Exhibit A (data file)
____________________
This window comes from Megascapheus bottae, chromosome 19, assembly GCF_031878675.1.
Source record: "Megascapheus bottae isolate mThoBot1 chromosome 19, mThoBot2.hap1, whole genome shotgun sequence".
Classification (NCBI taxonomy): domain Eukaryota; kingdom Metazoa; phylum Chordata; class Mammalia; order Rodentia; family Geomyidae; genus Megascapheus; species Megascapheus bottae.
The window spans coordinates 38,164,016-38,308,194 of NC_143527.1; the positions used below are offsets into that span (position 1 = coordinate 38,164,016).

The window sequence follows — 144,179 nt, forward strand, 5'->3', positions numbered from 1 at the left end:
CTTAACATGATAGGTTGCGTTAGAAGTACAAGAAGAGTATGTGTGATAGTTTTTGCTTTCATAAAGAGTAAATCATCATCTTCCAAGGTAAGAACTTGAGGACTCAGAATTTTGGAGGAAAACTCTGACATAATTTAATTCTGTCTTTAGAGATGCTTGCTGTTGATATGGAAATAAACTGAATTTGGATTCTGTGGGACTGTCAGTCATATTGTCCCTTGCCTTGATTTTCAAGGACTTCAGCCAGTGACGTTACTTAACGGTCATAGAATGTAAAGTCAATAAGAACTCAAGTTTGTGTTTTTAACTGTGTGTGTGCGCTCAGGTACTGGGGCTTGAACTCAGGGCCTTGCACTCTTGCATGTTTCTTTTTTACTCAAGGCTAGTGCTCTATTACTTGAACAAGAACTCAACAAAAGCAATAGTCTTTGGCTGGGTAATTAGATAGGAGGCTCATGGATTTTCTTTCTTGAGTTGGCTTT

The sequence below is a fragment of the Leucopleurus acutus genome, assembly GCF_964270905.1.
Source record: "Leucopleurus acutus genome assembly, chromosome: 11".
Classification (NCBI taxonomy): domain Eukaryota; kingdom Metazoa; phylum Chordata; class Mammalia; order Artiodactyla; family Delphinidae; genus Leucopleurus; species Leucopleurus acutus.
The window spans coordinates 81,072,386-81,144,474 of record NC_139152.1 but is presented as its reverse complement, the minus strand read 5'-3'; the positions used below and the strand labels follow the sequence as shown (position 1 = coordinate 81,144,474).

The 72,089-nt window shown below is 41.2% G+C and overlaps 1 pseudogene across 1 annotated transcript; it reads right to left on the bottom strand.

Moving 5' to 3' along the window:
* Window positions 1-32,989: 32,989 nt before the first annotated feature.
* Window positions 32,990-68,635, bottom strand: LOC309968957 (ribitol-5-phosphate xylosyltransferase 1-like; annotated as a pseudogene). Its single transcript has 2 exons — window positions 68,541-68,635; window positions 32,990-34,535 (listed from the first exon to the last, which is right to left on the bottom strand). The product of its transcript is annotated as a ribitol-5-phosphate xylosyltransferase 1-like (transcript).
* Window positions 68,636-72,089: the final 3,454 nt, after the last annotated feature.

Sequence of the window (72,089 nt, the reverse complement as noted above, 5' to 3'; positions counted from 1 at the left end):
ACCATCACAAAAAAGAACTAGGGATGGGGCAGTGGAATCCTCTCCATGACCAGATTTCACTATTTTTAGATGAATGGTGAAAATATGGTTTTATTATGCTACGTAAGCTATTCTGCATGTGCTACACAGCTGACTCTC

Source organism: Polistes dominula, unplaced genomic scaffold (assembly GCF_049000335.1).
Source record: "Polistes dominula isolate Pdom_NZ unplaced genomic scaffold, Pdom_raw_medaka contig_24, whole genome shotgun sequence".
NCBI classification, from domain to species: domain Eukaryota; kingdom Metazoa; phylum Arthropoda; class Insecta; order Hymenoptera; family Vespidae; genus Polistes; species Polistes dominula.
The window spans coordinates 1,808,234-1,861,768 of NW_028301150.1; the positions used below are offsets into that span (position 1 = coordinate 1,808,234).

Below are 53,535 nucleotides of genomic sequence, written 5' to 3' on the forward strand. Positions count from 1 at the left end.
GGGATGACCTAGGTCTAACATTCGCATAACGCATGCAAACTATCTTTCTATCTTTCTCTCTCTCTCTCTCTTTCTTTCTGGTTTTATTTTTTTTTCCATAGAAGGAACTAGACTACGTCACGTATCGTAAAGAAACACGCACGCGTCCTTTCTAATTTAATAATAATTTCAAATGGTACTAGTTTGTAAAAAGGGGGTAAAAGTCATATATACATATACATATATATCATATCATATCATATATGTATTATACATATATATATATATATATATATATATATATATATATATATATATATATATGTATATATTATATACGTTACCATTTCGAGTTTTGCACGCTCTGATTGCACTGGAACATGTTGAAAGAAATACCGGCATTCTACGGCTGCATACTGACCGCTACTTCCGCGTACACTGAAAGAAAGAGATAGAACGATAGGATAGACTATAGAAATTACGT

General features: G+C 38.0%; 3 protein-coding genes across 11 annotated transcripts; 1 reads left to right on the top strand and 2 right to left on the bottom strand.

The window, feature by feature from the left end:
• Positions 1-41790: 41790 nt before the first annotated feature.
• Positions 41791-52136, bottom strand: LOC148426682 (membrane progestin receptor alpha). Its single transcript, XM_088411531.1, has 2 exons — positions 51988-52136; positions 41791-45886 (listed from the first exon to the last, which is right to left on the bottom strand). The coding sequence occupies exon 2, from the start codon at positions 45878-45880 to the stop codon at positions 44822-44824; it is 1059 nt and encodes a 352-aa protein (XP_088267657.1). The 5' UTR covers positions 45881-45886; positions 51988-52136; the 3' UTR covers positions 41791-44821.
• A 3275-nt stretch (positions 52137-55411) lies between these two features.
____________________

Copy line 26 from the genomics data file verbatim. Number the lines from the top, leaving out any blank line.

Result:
• Positions 1-41790: 41790 nt before the first annotated feature.